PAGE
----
Ways to engage staff in meeting your energy targets
A common barrier to the success of an energy management strategy is buy-in from employees. Companies often struggle to motivate their employees into changing their behaviour says Michelle Giles, Product Manager at IMServ, one of the UK’s largest independent energy data management providers.
“A recent report from the Carbon Trust found only 22% of employees were confident they knew what actions to take to reduce energy consumption at work.”
Michelle says this is in part an educational issue, but there are also a number of psychological barriers to overcome if employees are to feel motivated to save energy.
“People are reluctant to change,and often only focus their time on current goals and deliverables. We don’t like changing our behaviour, particularly when we don’t see how it will directly benefit us. To change behaviour requires an understanding of human psychology.
“As individuals we like to be wanted. Employees can be more productive if their progress is observed and so, as an employer it is important to both encourage responsibility as well as acknowledge results. Another motivational tactic is to create competition. We like competition because as we win a task, or complete a milestone, our bodies release endorphins which make us feel good about what we have done. Finally, we like to belong to the right crowd; we are influenced by people we respect and look up to, not necessarily those who are the most knowledgeable.
“By interpreting these observations and applying them to your employees you can successfully change behaviour, and achieve buy-in for your strategy across the entire organisation.”
Michelle has offered her top tips on how to change employee behaviour towards energy saving:
- Influencers: Thereis a tendency to get the person who knows the most about energy to be the energy ambassador, when actually it might serve the strategy better if the greatest influencers or role models within the company drive awareness of the campaign.
- Allow time to change: Do not expect changes to happen in a day or a week. The process will take time because of people’s reluctance to change. Don’t lecture people or take it too seriously, instead use informative language, repetition and let people take responsibility for reaching certain goals.
- Ask for input: Often the employees ‘on the ground’ are more likely to come across issues and opportunities for further improvement. Empower your employees to come up with ideas and give rewards for any suggestions that are successfully implemented.
- Responsibility: Make groups or departments responsible for their energy usage. Benchmark departments against each other, find out the practices used by the most efficient departments and let them communicate their best practice around the business.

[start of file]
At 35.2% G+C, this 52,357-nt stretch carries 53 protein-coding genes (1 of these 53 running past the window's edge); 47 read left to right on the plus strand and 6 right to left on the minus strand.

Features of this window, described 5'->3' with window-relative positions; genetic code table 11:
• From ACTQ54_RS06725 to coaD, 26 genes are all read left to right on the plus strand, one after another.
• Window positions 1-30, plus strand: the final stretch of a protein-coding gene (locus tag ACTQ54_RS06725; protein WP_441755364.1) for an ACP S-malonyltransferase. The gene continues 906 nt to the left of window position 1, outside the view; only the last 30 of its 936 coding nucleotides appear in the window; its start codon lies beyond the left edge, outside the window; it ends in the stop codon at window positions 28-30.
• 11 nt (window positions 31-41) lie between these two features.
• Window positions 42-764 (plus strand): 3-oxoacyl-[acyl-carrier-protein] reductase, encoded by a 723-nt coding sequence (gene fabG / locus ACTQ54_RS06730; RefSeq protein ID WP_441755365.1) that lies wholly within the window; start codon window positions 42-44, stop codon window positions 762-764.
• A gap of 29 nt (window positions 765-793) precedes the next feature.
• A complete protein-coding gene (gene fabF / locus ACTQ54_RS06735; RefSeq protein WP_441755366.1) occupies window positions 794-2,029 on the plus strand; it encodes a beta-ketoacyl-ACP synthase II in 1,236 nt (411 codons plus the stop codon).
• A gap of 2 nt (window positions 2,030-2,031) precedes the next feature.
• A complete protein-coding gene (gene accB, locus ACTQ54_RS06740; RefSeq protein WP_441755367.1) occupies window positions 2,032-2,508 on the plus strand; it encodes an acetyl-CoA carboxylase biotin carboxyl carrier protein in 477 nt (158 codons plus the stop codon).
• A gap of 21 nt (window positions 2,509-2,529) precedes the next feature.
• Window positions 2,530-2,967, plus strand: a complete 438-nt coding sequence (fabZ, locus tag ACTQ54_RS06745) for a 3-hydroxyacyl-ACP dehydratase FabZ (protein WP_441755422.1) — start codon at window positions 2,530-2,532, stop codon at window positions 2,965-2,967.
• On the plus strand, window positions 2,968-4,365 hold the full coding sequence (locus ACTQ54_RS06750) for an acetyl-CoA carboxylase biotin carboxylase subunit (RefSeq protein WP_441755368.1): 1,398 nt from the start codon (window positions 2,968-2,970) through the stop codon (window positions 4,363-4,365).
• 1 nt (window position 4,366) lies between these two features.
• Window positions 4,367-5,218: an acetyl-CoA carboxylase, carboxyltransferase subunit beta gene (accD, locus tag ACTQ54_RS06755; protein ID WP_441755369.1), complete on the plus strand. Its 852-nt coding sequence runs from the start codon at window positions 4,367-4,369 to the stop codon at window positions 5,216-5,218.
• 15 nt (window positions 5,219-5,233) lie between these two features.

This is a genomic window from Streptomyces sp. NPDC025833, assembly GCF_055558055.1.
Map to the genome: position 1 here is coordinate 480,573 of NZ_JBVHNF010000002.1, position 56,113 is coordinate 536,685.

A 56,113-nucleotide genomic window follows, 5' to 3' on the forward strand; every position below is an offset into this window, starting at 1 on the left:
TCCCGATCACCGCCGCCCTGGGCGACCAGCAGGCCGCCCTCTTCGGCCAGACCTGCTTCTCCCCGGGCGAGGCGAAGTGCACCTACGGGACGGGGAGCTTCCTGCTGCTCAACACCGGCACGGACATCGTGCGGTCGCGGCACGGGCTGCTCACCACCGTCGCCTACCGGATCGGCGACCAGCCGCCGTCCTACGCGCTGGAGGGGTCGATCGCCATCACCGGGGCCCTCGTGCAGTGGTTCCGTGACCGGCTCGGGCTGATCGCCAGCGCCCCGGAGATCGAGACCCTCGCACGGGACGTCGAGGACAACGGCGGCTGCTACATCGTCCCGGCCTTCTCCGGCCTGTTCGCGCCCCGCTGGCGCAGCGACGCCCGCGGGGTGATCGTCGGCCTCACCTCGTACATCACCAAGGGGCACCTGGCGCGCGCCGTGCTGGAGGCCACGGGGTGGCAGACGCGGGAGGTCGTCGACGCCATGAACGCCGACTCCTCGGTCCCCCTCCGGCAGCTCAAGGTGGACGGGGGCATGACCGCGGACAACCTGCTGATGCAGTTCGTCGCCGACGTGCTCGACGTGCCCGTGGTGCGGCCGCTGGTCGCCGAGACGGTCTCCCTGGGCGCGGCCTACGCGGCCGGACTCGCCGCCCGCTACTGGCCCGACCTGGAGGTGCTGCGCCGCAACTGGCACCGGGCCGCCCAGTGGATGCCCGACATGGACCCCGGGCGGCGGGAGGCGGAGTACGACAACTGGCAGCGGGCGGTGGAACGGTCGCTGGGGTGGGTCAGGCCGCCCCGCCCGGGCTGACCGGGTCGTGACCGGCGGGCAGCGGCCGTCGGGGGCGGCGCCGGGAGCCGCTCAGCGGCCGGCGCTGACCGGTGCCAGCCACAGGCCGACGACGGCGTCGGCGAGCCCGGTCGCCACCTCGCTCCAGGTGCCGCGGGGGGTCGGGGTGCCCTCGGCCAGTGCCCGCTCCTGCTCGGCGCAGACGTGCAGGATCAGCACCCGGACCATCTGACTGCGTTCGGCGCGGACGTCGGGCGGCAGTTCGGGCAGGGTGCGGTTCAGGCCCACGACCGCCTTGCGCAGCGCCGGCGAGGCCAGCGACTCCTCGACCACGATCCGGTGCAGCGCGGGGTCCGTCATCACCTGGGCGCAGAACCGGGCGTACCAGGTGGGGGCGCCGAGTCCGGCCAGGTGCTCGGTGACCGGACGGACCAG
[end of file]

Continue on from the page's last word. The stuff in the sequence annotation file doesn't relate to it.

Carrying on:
- Gamification: Similar to addictive computer games, people often work better when there are small, easy to reach goals in place. Our brains reward us with good feelings when we achieve. Apply this to your energy saving strategy and set employees fun game-like goals.
- Encourage competition: Encourage groups or departments to compete or find the most innovative way to reduce energy consumption.
- Reward: Give prizes or recognition to the most innovative idea, the best practice or the group or department making the biggest effort to reduce their energy usage. It is important to acknowledge that while a company may reduce its bottom line by reducing energy consumption, employees find it harder to see the benefit for them. According to the Carbon Trust’s report, only 13% of employees are rewarded for saving energy.
- Speak in your employee’s language: Make the energy strategy mean something to them. I.e. if our energy strategy isn’t adopted you will have to increase sales by 10% because of inefficient energy usage.
- Feedback: Let employees know the difference they are making to the company’s energy consumption. Try to keep it concise, accessible to all and avoid jargon.
- Show interest: 60% of employees said they would be more encouraged to save energy if they were praised. Make sure senior members of the business encourage the hard work your employees are doing to adopt your energy strategy. Get them to ask questions, show enthusiasm and encourage good practice.
“There are three critical aspects to successful energy management: technology – more effective solutions to reduce energy usage, metering data – from providers such as IMServ, to allow decision makers to interpret data to make judgments on ROI, and finally employees.
“Any energy management strategy requires employee participation if it is to be successful. Businesses need to motivate their employees to buy into the strategy, and play their part in reducing energy usage. There are a number of psychological barriers to overcome, however the tips outlined here should aid businesses as they move towards achieving their energy management strategy.”
Williams, J., Tipper, H. A., 2013. Low Carbon Behaviour Change: The £300 million opportunity. London: Carbon Trust.
About Michelle Giles, Product Manager
Michelle is responsible for the service and software product design channel within IMServ. Michelle has worked in the energy sector for over 14 years in Industry Design, Business Development, Service and Software creation and implementation, including various customer energy saving and management solutions.
Prior to joining IMServ, Michelle worked in Business / Software Development for various finance houses. She has a master’s degree in Information Technology from The University of Nottingham and has a broad understanding of current legislation, energy and carbon solutions and business’ energy control barriers.
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